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Pressing the BEAST

September 26, 2006 08:25 AM

A common question I was asked at the April 2006 RKC was how did you press the BEAST? What did I do to prepare for the BEAST Challenge? Well, to tell you the truth I had never even seen and therefore never touched the BEAST before the RKC.

In February (the 18th to be precise) I achieved my first PR for the Military Press with the 40kg completing 3 sets for 2 reps/side. That was the first and only time I had ever pressed, jerked or push pressed the 40kg. In fact prior to late January I rarely ever used any weight above the 24kg for any overhead movement (i.e. snatch, windmill, military press).

Leading up to the April RKC my Military Press training regimen consisted of a mix of 24kg and 32kg kettlebells. The typical workout consisted of 5 sets of 5 reps/side.

Feb 26th: 32kg:/5/5x5
Mar 4th: 32/5/5x4
Mar 29th: 32/5/5x5
Apr 1st: 24/5/5x5
Apr 6th: 32/5/5x5
Apr 10th: 24/5/5x3
Apr 19th: 24/10/10x3

An important point to understand is that strength is a skill and without application of proper techniques, form, etc. success is limited. When I think of what it means to be strong in a press and the general skill of strength with a kettlebell I think of four basic principles. The four principles: root the feet, create full body tension, link the body, and pressurize.

1. Root yourself to the floor with your feet.
Make sure you feel the balls of your feet and your heels in constant contact with the ground. This will help your to engage your hips (glutes), help keep the KB traveling in a properly aligned path, therefore not pulling you off balance and will also help your knees track properly, which enables you to contract the appropriate muscles in the body.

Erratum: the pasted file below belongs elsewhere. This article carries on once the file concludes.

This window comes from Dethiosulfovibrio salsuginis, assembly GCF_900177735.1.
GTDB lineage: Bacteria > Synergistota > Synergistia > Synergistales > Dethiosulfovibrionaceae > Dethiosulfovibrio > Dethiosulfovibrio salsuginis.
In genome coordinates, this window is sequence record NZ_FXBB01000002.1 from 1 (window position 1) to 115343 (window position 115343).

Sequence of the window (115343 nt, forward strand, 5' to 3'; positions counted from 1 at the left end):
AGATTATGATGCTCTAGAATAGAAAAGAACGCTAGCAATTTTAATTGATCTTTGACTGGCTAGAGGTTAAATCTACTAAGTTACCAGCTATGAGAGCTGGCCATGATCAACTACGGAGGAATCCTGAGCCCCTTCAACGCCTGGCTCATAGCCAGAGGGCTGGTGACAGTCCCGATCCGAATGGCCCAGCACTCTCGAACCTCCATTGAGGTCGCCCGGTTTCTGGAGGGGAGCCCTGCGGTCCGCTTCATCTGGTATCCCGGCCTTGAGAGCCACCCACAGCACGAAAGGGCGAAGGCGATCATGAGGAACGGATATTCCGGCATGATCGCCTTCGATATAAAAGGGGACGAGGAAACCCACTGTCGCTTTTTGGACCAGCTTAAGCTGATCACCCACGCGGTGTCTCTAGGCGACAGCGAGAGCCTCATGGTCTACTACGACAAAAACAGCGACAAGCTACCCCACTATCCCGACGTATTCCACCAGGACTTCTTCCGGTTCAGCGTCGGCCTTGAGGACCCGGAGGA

2. Link your body together.
Make sure to fully contract your muscles, which will link your body together and lock (stabilize) your joints helping to distribute the forces throughout your body and not placing stress on a particular joint. Think proper alignment and positioning, which relates to physics (center of mass, center of gravity, flowing motion, leverage, etc.)

3. Tension.
Create full body tension. For instance when doing the Military Press make sure to engage the opposite side (clench the glutes, tighten the quads, tense the opposite arm, and crush the grip with both hands), this is not the time to be loose and relaxed. This will get your body linked together and make you much stronger. This will enable a much better muscular contraction (i.e. use more of your muscle fibers). So make sure to finish each move with a linked, rooted and tense body. You should feel strong and in control with the stress of the movement distributed throughout the body, not isolated.

4. Breathe.
Breathe deep into your belly (think belly button), by sniffing in air through your nose and exhale with some force through your mouth and feel your abs stay tight, stay strong. This breathing will help make you stronger, more forceful and most important will help to protect your core, your spine by volumizing that area with air which creates pressure and protection. Make sure to breathe strong and deep (through your diaphragm) so you can use your core the way it is supposed too.

In order to press the BEAST I knew that I would need every ounce of strength and every possible advantage, strategy, technique available. The use of these principles enabled me to create a strong and stable base/platform to press off. This is an important point, because the Military Press begins from the ground up and the stronger your connection with the ground (rooting) the easier it is to apply the principles of linking and tensing and the end result is a stronger press. Without the knowledge of these principles, the consistent application of them in my kettlebell exercises, and the focus necessary to place all my attention to the details, the little things that make one strong, I am confident that I would have failed to press the bell.

My recommendation for increasing ones strength is to focus on learning the technical aspects of strength especially related to the lifts in your program. It is the little things that make the biggest difference.


Joe Sarti, RKC is the strength and conditioning coach for Frank Shamrock's MMA team. Joe is based in San Jose, his e-mail is joefitnes@yahoo.com.
 
 

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